Why do we give our readers (because most AP track kids are readers already) fewer reading choices? Hand them a summer reading list with The Road, The Handmaid’s Tale, Outliers, The Book Thief, The Chocolate War, The Immortal Life of Henrietta Lacks, The Brief Wondrous Life of Oscar Wao, and classics instead of one that lists twenty pre-eighteenth century texts.
Yes, AP classes end in a test. I don’t think that all AP classes are just test prep in disguise (though I could write a thesis surrounding my thoughts on the way the AP curriculum is designed). I’ve seen fabulous AP classes and my students have experienced them. But despite the fact that the College Board does not provide a prescriptive list of books students must read for AP English classes, most of the summer reading lists across the country are the same. The lists provided on the College Board AP website are descriptive, as they themselves point out. Ranging in genre, they cover the 16th-21st century. The College Board explicitly states that students should be reading texts from that entire range of time. If summer reading is going to be assigned, let’s include modern titles! Give students choice!
Reading whole class novels in high school can provide students with a fabulous, community-building experience. When it comes to classics, which often need scaffolding, sharing them together can create once-in-a-lifetime experiences for students. That’s why I support reading those more difficult books together, alongside one another. Students can support one another, teachers can facilitate discussions, and students become adept at thinking critically about the book. Annotate together, stop to have discussions and find current events informed by the events in the book.
Yes, the argument is made that students need to be able to read complex texts independently. Of course! But as a teacher, I have no idea if students are reading the books I assign them over the summer. Sure, they might complete an assignment but are they using Sparknotes? Shmoop? A recycled assignment they found online? A simple survey of my students shows that all three of those methods are common in summer reading assignments. So are students really getting anything out those complex books? Not if they aren’t reading them!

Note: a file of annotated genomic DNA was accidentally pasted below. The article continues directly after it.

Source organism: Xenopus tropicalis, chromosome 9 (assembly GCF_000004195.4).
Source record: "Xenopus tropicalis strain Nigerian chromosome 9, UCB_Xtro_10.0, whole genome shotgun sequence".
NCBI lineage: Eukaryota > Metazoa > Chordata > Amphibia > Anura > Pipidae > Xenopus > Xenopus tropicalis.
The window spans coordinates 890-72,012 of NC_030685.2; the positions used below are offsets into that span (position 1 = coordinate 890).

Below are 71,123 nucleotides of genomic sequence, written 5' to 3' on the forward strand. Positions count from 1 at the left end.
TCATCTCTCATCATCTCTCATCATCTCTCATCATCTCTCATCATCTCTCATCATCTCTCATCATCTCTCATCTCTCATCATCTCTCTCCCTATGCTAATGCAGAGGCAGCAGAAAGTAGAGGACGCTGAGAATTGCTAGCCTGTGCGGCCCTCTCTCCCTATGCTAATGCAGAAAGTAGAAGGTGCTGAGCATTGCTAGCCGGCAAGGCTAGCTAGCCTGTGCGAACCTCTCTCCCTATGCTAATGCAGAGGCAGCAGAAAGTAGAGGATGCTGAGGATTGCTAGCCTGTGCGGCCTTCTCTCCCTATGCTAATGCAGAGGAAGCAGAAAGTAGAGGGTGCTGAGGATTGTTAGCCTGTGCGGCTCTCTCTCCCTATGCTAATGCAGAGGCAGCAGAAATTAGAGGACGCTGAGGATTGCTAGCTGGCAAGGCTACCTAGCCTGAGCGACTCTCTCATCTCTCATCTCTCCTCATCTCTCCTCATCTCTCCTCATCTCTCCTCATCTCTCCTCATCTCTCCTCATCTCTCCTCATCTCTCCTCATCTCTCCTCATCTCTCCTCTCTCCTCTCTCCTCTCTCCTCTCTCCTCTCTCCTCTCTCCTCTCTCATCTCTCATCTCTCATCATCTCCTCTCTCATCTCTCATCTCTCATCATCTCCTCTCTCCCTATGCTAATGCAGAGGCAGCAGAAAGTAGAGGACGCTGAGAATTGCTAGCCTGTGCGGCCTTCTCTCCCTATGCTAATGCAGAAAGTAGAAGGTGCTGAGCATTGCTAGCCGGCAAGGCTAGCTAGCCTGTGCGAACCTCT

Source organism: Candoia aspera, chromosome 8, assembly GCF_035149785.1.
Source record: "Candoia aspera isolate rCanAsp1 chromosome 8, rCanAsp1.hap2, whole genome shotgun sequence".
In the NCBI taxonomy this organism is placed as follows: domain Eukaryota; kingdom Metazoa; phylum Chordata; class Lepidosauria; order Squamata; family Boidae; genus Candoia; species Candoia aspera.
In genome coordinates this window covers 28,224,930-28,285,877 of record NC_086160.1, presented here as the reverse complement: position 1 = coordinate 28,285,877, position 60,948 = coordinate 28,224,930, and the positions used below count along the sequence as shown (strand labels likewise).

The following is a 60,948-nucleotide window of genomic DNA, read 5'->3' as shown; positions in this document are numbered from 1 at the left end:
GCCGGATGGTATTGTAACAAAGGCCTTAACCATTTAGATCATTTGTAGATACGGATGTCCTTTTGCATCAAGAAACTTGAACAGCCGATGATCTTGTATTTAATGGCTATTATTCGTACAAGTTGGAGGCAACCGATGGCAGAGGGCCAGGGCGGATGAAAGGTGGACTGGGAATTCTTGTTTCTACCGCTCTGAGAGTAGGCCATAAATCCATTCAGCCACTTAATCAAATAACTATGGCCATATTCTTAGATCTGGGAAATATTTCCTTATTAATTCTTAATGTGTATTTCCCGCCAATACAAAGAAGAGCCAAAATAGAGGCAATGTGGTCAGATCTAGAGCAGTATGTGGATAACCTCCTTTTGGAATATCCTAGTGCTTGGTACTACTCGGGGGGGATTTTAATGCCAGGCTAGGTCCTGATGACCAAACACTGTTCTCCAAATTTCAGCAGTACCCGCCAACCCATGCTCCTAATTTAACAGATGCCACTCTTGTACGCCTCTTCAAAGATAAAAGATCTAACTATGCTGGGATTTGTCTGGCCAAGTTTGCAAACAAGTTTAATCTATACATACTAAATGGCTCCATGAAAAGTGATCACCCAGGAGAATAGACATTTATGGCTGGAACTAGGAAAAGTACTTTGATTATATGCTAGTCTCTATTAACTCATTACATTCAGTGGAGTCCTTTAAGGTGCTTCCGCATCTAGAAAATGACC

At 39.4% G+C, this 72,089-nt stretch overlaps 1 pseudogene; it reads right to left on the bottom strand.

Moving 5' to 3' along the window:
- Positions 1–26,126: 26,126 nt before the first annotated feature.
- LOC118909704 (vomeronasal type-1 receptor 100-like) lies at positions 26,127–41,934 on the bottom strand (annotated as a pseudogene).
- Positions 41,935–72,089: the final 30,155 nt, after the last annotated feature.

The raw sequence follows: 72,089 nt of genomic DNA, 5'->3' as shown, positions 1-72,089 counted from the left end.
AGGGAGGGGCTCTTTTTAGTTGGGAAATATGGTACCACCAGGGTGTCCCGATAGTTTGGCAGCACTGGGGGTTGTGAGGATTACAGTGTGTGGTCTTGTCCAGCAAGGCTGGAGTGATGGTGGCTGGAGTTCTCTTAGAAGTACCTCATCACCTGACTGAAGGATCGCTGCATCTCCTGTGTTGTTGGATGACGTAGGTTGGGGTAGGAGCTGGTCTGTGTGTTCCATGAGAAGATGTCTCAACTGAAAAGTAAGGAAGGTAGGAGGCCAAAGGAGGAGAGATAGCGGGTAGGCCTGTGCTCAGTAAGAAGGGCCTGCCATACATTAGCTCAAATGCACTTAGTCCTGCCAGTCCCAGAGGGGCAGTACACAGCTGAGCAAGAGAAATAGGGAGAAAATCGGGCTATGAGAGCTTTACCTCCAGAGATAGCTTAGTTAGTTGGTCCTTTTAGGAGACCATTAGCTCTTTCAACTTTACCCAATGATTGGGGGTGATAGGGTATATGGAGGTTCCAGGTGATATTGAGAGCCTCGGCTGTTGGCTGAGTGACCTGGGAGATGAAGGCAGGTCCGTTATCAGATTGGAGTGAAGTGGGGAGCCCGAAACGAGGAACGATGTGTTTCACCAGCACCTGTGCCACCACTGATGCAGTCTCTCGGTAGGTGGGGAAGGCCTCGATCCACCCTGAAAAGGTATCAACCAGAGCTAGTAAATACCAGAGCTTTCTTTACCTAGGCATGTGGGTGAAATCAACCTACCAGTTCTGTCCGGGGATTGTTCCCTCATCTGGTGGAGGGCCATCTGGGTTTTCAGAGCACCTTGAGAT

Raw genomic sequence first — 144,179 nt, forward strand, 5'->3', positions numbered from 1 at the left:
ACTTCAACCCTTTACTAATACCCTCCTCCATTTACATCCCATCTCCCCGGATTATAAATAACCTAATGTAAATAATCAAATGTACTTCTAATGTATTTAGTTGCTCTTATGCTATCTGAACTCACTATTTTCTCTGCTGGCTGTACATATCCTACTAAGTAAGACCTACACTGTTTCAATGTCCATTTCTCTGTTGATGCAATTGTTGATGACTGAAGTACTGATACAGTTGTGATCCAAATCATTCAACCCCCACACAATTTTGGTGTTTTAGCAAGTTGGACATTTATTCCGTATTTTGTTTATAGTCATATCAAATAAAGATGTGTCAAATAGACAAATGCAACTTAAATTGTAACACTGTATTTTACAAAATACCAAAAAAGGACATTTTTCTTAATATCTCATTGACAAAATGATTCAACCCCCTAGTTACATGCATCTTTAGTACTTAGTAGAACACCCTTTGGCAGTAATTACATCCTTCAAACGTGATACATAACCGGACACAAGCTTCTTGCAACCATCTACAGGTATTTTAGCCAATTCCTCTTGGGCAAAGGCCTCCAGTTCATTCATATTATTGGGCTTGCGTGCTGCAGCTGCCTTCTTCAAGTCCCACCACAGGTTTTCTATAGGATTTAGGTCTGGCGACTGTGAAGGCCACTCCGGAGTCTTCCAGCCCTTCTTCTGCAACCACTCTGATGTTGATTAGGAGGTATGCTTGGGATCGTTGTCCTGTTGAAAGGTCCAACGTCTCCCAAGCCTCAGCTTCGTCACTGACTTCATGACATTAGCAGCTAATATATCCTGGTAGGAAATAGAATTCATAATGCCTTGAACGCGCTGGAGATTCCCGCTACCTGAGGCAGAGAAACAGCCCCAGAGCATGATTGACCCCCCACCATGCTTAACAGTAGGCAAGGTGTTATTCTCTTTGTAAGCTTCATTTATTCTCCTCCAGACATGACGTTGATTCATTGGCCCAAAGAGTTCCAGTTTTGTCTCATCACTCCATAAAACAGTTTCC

The summer reading list my colleagues and I created, with student input includes classics, YA, graphic novels, verse novels, modern classics, and bestsellers. In fact, many of the books fall in more than one of the categories listed. Each year the list is revised with suggestions from students and teachers. It’s a living, breathing list. And those books that the students choose to read? They aren’t assessed with a quiz or test at the beginning of the year. We talk about their choices all year long, drawing connections between selections on the list and topics studied during the year. My honors students sometimes go on to self-study for the AP English exams and do very well. They do that without didactic summer assignments based on a list of “AP books.”
It’s not an either-or situation. I’m not advocating throwing out difficult texts and assigning Twilight to the students who are preparing for AP exams and other rigorous courses. I don’t think that every student will fall in love with the text choices given to them. But I think when it comes to summer reading assignments, when motivated students are often working, taking enrichment courses, or otherwise very busy, I don’t want to be the weight hanging over their head. Let them read, let them analyze, but let them do it on their terms. We have all year to dig deeper and analyze together, individually and as a community. Books build bridges, but we should to work together to get to the other side of the river.
Sarah Mulhern Gross is an English teacher who lives in New Jersey with her husband, two Australian Shepherds, and cat. She was born a member of the Nerdy Book Club. She was “that girl” at her younger siblings’ sporting events with her head in a book. You know, the antisocial one. :) She has been teaching Freshman World Literature and English IV at a STEM high school in NJ since 2010. She previously taught sixth grade Language Arts in New Jersey. Sarah blogs at
www.thereadingzone.wordpress.com and can be found on Twitter @thereadingzone.